Millions of workers and their families are at risk of poverty due to the corona pandemic. Now the world must increase its focus on social security systems and cooperation between unions and employers. To achieve the global goals, independent and democratic unions are crucial, writes Sofia Östmark at Union to Union.
The UN has declared that 2020 would be the start of the "decade of action" to achieve the global goals for sustainable development by 2030. The Secretary-General, António Guterres, has stated that we have come a long way but that global challenges such as conflict, climate crisis and inequality is holding us back. Now a new stone has been added to the burden. The corona pandemic that characterizes human existence on the entire planet risks undermining the work that has been done - and reversing development.
Goal 8 is about achieving inclusive and long-term sustainable economic growth. In addition, we must achieve full and productive employment with decent working conditions for all. The underlying analysis is that work that can be supported is a condition for people to be able to get out of poverty. More people must have secure working conditions, formal employment with collective agreements and social security, as well as fair wages and a safe working environment. Forced labor and child labor must be abolished.
The United Nations Labor Organization (ILO) reported last year that progress towards Objective 8 has so far been small. The majority of the world's workforce - two billion workers - operates in the informal economy. Many jobs do not have decent conditions, men and women do not receive equal pay for equal work and unemployment is high. Estimates claimed that approximately 172 million people were unemployed in 2018.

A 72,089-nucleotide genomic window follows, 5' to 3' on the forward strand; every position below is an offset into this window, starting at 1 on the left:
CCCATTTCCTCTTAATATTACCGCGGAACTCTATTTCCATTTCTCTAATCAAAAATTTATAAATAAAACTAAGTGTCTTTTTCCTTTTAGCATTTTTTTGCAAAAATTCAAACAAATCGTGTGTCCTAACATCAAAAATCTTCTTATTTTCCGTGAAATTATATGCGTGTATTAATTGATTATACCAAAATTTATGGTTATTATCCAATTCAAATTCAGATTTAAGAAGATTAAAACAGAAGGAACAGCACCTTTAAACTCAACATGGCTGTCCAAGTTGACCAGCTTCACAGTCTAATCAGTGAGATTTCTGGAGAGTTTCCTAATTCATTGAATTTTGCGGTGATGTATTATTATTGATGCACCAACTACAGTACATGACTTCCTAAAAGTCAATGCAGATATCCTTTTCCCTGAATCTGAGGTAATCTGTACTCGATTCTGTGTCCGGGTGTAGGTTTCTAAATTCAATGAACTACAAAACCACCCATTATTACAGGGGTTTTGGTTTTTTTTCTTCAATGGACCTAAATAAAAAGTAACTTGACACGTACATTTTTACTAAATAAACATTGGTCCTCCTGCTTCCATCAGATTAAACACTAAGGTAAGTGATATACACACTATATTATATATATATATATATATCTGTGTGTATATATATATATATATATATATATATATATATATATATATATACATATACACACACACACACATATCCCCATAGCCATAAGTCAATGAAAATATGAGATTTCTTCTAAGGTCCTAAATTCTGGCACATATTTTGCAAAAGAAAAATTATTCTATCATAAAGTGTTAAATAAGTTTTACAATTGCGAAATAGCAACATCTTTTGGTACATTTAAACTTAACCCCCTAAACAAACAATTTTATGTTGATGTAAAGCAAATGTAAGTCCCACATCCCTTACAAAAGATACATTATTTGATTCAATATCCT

Millions of jobs could disappear
Since then, the world situation has deteriorated significantly. The corona pandemic puts millions of workers and their families at risk of poverty - and those who are already at the bottom are finding it harder to cope. Insecurity is greatest in developing countries. The ILO wrote at the end of April this year that so-called "lockdowns" affected about 68 percent of the world's total workforce and that more than 300 million full-time jobs will disappear in the second quarter of 2020. In the informal economy, it was estimated that 1,6 billion people are affected by layoffs societies and sectors. Women, young people and migrant workers are at particular risk. The figures are uncertain, but it is certain that the consequences of the pandemic will be enormous.
Covid-19 has clearly shown that the global goals are connected. When people lose their livelihoods, we risk, without a functioning welfare system globally, not achieving the goals of eradicating poverty and hunger. Or to guarantee health and education for all.
Large-scale and coordinated measures are needed to preserve jobs and to protect people in the event of loss of income. In this context, international development cooperation will be one of the most important tools for supporting and creating socio-economic recovery for the countries most affected.